|The full page ad financed by some angry people|
It says, "Would you like to see Hong Kong spend HK$1,000,000 every 18 minutes on the children of non-Hong Kongers? Hong Kongers have had enough!"
The "anti-locust" ad was financed by internet users who raised more than HK$100,000 in less than a week.
"[Mainlanders] have already crossed our bottom line," said Yung Jhon, who refused to disclose his real name and was the organizer of the fund-raising campaign. "Why are mainland mothers flooding in to take up resources in public hospitals, getting our benefits and social welfare? Why do mainlanders... refuse to follow our rules and order? We can't accept that."
Web users coined the term "locusts" to describe mainlanders who consume resources in the city, from delivering babies here for residency, and splash out on property or luxury brands.
Meanwhile culture critic Jimmy Pang Chiming said the hostility reached a critical point and welcomed the ad. "It not only shows Hong Kong has freedom of speech, but also shows mainland leaders just how serious this cultural clash has become," he said, adding that the dispute reflected resistance towards mainland culture. "Hong Kong people do not want Hong Kong to become mainland China."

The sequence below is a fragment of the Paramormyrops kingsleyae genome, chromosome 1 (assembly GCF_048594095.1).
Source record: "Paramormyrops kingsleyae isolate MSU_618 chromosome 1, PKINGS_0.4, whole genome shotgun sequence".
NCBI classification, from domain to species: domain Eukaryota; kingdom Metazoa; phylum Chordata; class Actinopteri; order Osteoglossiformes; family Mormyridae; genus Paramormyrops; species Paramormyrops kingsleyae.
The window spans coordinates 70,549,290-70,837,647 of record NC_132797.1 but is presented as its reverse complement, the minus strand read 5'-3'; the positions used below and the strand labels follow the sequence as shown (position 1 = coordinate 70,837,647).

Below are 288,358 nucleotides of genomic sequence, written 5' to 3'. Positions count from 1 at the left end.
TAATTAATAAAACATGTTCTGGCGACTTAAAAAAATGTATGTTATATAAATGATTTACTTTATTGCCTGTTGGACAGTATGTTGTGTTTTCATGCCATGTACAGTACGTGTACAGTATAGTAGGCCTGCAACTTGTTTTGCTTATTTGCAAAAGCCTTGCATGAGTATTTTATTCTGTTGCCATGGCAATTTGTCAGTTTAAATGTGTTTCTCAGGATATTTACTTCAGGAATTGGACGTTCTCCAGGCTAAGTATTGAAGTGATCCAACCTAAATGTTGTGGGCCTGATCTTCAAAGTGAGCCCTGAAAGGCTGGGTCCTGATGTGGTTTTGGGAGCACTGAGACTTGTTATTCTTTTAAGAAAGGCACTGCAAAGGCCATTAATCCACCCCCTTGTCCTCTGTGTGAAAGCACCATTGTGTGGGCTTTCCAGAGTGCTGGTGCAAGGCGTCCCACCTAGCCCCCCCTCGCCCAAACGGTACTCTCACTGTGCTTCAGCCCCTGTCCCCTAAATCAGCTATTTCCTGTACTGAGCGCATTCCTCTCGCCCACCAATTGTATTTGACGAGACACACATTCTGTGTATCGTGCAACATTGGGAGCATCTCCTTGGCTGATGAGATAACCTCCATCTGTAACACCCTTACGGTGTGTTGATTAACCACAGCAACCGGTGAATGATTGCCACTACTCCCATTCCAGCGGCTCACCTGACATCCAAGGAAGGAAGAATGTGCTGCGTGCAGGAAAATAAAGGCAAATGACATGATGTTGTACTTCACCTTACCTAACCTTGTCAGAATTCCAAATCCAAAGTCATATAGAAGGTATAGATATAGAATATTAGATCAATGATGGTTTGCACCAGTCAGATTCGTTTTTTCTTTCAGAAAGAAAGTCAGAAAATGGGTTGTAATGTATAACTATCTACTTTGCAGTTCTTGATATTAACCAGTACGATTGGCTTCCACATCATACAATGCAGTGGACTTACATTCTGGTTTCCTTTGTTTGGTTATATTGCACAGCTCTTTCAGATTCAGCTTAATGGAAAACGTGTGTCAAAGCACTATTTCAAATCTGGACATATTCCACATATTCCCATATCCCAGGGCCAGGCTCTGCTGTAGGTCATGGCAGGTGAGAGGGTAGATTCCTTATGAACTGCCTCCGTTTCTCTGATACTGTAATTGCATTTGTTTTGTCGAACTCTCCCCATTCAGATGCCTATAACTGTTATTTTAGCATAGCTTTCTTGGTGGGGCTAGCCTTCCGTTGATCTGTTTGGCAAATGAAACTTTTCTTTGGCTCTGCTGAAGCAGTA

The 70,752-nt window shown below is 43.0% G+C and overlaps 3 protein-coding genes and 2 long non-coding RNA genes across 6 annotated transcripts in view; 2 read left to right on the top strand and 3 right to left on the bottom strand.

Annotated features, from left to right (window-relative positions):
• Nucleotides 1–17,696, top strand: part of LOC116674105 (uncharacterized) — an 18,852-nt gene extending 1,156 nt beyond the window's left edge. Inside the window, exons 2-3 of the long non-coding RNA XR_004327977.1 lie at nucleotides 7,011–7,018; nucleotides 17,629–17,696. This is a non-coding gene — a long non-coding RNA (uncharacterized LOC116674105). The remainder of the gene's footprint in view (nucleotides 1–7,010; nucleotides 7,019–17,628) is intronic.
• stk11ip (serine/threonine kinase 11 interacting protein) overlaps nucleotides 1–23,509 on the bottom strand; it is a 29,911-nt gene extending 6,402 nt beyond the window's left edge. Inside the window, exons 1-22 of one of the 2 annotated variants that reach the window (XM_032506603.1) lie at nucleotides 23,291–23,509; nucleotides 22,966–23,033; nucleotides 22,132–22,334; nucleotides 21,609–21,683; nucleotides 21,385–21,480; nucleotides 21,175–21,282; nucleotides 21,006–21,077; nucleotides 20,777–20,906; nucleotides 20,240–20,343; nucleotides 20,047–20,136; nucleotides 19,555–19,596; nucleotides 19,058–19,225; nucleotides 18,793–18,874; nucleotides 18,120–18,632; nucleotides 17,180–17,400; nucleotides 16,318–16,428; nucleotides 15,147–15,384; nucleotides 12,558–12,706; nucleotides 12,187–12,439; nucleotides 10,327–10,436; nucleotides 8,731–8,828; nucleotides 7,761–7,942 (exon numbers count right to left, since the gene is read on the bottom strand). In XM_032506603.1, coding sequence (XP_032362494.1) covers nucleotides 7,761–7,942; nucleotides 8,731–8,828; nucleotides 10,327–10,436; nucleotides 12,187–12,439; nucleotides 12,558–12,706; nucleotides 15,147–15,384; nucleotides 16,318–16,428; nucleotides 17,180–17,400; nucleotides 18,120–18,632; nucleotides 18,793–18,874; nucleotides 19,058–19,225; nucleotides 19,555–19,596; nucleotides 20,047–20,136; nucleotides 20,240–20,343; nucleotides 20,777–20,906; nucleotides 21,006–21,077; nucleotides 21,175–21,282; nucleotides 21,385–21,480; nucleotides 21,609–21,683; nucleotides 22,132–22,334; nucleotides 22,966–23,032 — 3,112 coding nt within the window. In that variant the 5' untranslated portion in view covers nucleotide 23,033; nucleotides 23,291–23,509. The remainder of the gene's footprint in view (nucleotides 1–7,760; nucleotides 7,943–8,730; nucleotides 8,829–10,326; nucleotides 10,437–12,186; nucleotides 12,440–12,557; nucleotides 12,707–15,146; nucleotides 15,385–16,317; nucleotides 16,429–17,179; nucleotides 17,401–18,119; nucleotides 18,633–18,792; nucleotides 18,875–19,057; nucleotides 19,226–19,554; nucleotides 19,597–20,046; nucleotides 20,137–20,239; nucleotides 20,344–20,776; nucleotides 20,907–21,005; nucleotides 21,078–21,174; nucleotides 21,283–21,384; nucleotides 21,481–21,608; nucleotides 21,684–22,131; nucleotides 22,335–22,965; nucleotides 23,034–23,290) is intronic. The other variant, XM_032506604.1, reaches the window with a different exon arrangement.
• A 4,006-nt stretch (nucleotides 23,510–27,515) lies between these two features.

Denny Ho Kwok-leung, associate professor at Polytechnic University's Department of Applied Social Science said the ad indicated the tensions between locals and mainlanders would not end soon.
He also warned Hong Kong's government to maintain rule of law and freedom of speech. "It's very important to stick to the principles because if they cannot do that, people will lose their faith in the system, and Hong Kong will collapse in no time," he said.
There is also local resentment of more companies using simplified Chinese to attract mainland customers.
"We hope the authorities can pay attention to this worsening cultural clash," said Yung who claimed to be in his 20s and in the construction sector. "Now we will see if the government really listens to the people's voice."
We're watching to see what happens next.